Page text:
Irish critical care expert in research that will reduce ICU costs and staff burden
An international clinical trial involving critical care patients in 14 countries will lead to significant changes in the guidelines for the care of unconscious cardiac arrest patients. The practice of cooling the body temperature down to 33 degrees Celsius, which has been standard since 2005, has been shown not to improve survival over strict maintenance of normal temperature.
The TTM2 (Targeted Temperature Management) study, led by Lund University and Region Skåne in Sweden, has been published today in the New England Journal of Medicine.
Dr Niklas Nielsen, a researcher at Lund University and consultant in anaesthesiology and intensive care at Helsingborg Hospital, who led the large-scale international randomised trial said the results “will affect the current guidelines,” which will also reduce the cost and staffing burden in ICUs.
Professor Alistair Nichol, Chair of Critical Care Medicine at UCD School of Medicine, Director of the Health Research Board-funded Irish Critical Care Clinical Trials Network (ICC-CTN) and Consultant in St Vincent’s University Hospital, contributed to the study from Ireland. He said: “This finding that the induction of hypothermia with its known side effects for over 24 hours is not superior to avoidance of high temperatures after cardiac arrest, is important to bedside clinicians. This will allow us to maintain the high levels of survival and neurological recovery in these patients, without any of the side effects of hypothermia.
“This finding demonstrates that we should not be routinely using hypothermia to prevent brain injury and improve outcome after cardiac arrest.”
In the early 2000s, two studies in the New England Journal of Medicine showed that induced hypothermia in unconscious cardiac arrest patients greatly improved patient survival. The studies changed existing treatment practices, and led to the introduction of new guidelines around the world. However, the evidence for the guidelines was considered by many to be weak. As a result, a large international randomised clinical trial was initiated, and led by researchers at Lund University and Helsingborg Hospital.
TTM2 (which follows its predecessor in 2013) is linked to and shares data with the ongoing ‘Targeted Therapeutic Mild Hypercapnia After Resuscitated Cardiac Arrest’ (TAME) study, which examines the ability of higher arterial carbon dioxide (PaCO2) levels to reduce brain damage, comparing giving patients ‘normal’ to ‘slightly higher than normal’ blood PaCO2 levels and assessing their ability to return to normal life-tasks. Spanning New Zealand, Australia, the US and Ireland (led here by Professor Nichol and ICC-CTN, funded by the HRB), it is the largest trial ever conducted in heart attack patients in the intensive care unit.
TTM2 also follows on from the POLAR Randomized Clinical Trial in 2017, which was published in JAMA in 2018, co-authored by UCD’s Professor Nichol.
The TTM2 Study
In total, 1900 adult patients who suffered cardiac arrest and were unconscious when admitted to hospital were included in the study. Between November 2017 and January 2020, a total of 61 hospitals around the world participated in the study which has now been published. The patients included in the study had suffered unexpected out-of-hospital cardiac arrest.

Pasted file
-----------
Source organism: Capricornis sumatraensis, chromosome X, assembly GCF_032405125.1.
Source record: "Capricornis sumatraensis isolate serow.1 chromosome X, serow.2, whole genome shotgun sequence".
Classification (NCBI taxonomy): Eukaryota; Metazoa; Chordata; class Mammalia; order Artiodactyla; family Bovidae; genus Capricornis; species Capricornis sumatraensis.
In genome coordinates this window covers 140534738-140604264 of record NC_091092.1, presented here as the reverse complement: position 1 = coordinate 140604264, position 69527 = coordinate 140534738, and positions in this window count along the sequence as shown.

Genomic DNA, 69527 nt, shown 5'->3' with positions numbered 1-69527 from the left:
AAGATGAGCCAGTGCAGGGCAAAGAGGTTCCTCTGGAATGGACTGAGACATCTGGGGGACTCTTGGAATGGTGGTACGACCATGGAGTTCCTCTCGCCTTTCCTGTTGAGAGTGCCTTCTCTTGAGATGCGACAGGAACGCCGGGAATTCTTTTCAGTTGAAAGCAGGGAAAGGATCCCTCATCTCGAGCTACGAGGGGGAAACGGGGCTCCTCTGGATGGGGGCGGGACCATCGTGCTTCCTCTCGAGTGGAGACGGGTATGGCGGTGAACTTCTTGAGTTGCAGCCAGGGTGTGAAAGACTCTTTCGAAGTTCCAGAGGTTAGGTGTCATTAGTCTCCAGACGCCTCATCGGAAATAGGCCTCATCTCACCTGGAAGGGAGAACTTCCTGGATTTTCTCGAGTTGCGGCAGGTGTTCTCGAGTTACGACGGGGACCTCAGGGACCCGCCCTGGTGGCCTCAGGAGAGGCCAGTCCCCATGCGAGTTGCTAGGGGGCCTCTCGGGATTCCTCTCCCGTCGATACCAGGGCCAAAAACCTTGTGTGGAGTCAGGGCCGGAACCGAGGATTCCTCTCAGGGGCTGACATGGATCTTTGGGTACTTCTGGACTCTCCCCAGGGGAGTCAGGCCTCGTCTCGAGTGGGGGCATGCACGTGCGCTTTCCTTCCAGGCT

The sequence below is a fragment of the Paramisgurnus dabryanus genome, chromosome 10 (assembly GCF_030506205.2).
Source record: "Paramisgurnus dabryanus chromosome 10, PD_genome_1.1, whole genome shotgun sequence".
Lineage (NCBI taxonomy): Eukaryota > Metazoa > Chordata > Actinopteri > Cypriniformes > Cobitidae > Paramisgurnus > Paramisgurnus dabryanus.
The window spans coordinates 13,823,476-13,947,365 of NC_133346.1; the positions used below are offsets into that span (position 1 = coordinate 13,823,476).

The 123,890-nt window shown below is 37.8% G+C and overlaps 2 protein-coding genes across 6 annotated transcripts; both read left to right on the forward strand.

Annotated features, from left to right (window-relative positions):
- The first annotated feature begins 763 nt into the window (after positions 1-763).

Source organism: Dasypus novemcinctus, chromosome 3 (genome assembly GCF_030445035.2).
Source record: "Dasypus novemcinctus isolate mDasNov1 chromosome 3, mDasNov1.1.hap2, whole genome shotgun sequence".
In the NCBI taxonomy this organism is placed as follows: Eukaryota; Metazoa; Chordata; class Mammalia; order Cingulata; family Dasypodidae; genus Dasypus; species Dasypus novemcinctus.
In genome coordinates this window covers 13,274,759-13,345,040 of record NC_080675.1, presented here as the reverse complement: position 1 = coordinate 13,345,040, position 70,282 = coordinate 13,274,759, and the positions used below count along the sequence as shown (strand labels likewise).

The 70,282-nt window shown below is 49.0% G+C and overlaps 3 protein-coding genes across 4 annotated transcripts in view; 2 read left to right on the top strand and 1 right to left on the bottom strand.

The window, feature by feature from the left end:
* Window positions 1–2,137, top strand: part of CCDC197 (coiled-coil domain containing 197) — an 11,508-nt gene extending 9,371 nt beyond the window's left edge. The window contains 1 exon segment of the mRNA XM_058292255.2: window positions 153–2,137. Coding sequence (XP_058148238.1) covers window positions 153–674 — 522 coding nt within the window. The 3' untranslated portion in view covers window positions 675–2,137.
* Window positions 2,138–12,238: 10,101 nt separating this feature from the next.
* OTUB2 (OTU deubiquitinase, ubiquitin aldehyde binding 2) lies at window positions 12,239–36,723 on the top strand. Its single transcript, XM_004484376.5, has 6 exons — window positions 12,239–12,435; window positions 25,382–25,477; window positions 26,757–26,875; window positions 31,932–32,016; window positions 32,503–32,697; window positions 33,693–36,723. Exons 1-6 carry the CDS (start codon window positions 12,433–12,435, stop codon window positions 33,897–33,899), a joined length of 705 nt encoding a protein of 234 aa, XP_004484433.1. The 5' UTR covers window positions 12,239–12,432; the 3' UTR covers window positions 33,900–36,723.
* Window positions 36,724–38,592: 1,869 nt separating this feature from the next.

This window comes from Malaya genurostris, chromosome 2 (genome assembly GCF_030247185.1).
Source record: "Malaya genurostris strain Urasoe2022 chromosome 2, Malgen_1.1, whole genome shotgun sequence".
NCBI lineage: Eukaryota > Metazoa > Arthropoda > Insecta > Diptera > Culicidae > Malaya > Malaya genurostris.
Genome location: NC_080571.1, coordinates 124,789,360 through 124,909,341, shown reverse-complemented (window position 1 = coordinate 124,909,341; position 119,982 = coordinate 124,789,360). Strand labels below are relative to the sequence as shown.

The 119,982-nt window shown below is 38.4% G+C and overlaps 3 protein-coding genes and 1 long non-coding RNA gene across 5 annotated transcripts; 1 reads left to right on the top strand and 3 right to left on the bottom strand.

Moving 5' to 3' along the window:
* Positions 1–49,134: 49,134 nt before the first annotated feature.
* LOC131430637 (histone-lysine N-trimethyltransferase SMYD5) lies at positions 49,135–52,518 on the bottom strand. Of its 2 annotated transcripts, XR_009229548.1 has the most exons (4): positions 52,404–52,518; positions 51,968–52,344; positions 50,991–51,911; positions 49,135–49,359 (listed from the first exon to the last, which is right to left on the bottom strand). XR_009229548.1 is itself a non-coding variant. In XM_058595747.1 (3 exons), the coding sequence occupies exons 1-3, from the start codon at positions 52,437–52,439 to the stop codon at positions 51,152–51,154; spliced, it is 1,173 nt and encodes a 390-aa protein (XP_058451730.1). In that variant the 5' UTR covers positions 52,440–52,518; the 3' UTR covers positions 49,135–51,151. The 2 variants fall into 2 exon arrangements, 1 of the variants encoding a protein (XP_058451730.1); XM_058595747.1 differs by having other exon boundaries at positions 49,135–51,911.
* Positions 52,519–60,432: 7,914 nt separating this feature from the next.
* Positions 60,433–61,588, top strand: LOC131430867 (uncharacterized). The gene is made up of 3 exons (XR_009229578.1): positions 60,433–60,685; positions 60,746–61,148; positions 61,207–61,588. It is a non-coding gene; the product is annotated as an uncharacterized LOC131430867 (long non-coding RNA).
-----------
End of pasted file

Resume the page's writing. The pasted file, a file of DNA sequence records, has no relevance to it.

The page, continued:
The patients were randomised into two groups when they were admitted to hospital. In one group, the patients were cooled down to 33 degrees according to existing guidelines, a temperature that was maintained for 28 hours. In the second group, the patient’s body temperature was monitored, and the patients who developed a fever (about half of the participants in this group) were treated with the same method of temperature control, but kept at a normal temperature. The study was ethically approved in participating countries.
Researchers followed up on survival rates for patients six months after receiving care for cardiac arrest. They also investigated how functionality in everyday life was affected in the surviving patients.
1850 patients were included in the survival analysis*. Six months after the patients suffered the cardiac arrest, a total of 465 of 925 participants in the group who were induced with hypothermia had died, approximately 50%. In the normothermia group, 446 out of 925 had died, corresponding to 48%. Researchers saw a slightly increased risk of impact on blood circulation, cardiac arrhythmia, in the group treated with hypothermia.
1747 patients were included in the analysis of patients’ ability to function in everyday life (functional status). In the group treated with hypothermia, 488 of 881 (55%) either died or had a severe functional impairment 6 months later, which can be compared to 479 of 866 (55%) in the normothermia group.
Professor Nichol said: “The results are important, but not unexpected. For 20 years we have applied and believed in these practices which we now see do not make a difference for survival. Prof Nichol demonstrated in 2019, that strict avoidance of high temperatures as opposed to the use of hypothermia, was associated with the same proportion of good outcomes after traumatic brain injury, another form of brain injury. Now we can use the resources on other things, and prioritise other aspects of the acute phase of cardiac arrest.”
Researchers now plan to further analyse patient data to learn more about who is affected, and about recovery after cardiac arrest.